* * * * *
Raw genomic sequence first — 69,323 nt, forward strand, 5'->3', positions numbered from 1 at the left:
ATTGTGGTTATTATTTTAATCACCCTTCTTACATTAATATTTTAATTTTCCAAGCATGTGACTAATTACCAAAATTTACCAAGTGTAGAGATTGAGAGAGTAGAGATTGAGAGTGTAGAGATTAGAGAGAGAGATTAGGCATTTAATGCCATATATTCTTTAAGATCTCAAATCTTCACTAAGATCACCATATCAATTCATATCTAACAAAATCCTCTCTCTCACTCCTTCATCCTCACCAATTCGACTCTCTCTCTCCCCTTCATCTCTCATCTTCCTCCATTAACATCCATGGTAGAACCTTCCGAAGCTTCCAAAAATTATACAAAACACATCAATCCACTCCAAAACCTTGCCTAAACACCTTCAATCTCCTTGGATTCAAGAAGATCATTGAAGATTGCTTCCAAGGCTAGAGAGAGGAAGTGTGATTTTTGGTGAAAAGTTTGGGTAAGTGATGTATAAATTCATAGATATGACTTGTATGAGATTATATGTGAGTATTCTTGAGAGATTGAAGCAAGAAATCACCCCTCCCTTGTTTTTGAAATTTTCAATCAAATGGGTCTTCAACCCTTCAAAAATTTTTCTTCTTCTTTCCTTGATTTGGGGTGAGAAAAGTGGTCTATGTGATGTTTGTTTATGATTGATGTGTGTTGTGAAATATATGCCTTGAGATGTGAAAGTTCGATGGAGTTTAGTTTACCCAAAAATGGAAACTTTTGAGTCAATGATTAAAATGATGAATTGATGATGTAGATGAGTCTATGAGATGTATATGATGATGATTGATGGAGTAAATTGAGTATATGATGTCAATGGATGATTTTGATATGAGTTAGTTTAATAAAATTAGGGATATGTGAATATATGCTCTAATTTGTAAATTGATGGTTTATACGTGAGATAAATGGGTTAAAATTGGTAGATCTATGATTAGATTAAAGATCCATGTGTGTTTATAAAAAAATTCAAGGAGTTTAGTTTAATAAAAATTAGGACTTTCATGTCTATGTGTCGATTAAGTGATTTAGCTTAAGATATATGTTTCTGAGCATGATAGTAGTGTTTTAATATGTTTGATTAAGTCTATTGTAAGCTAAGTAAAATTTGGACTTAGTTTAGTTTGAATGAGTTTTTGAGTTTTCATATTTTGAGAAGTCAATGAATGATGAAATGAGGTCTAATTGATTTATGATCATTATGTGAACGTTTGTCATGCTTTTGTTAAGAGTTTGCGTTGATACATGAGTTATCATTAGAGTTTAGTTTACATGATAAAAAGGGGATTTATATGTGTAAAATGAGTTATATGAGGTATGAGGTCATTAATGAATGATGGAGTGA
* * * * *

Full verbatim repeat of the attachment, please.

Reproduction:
Raw genomic sequence first — 69,323 nt, forward strand, 5'->3', positions numbered from 1 at the left:
ATTGTGGTTATTATTTTAATCACCCTTCTTACATTAATATTTTAATTTTCCAAGCATGTGACTAATTACCAAAATTTACCAAGTGTAGAGATTGAGAGAGTAGAGATTGAGAGTGTAGAGATTAGAGAGAGAGATTAGGCATTTAATGCCATATATTCTTTAAGATCTCAAATCTTCACTAAGATCACCATATCAATTCATATCTAACAAAATCCTCTCTCTCACTCCTTCATCCTCACCAATTCGACTCTCTCTCTCCCCTTCATCTCTCATCTTCCTCCATTAACATCCATGGTAGAACCTTCCGAAGCTTCCAAAAATTATACAAAACACATCAATCCACTCCAAAACCTTGCCTAAACACCTTCAATCTCCTTGGATTCAAGAAGATCATTGAAGATTGCTTCCAAGGCTAGAGAGAGGAAGTGTGATTTTTGGTGAAAAGTTTGGGTAAGTGATGTATAAATTCATAGATATGACTTGTATGAGATTATATGTGAGTATTCTTGAGAGATTGAAGCAAGAAATCACCCCTCCCTTGTTTTTGAAATTTTCAATCAAATGGGTCTTCAACCCTTCAAAAATTTTTCTTCTTCTTTCCTTGATTTGGGGTGAGAAAAGTGGTCTATGTGATGTTTGTTTATGATTGATGTGTGTTGTGAAATATATGCCTTGAGATGTGAAAGTTCGATGGAGTTTAGTTTACCCAAAAATGGAAACTTTTGAGTCAATGATTAAAATGATGAATTGATGATGTAGATGAGTCTATGAGATGTATATGATGATGATTGATGGAGTAAATTGAGTATATGATGTCAATGGATGATTTTGATATGAGTTAGTTTAATAAAATTAGGGATATGTGAATATATGCTCTAATTTGTAAATTGATGGTTTATACGTGAGATAAATGGGTTAAAATTGGTAGATCTATGATTAGATTAAAGATCCATGTGTGTTTATAAAAAAATTCAAGGAGTTTAGTTTAATAAAAATTAGGACTTTCATGTCTATGTGTCGATTAAGTGATTTAGCTTAAGATATATGTTTCTGAGCATGATAGTAGTGTTTTAATATGTTTGATTAAGTCTATTGTAAGCTAAGTAAAATTTGGACTTAGTTTAGTTTGAATGAGTTTTTGAGTTTTCATATTTTGAGAAGTCAATGAATGATGAAATGAGGTCTAATTGATTTATGATCATTATGTGAACGTTTGTCATGCTTTTGTTAAGAGTTTGCGTTGATACATGAGTTATCATTAGAGTTTAGTTTACATGATAAAAAGGGGATTTATATGTGTAAAATGAGTTATATGAGGTATGAGGTCATTAATGAATGATGGAGTGA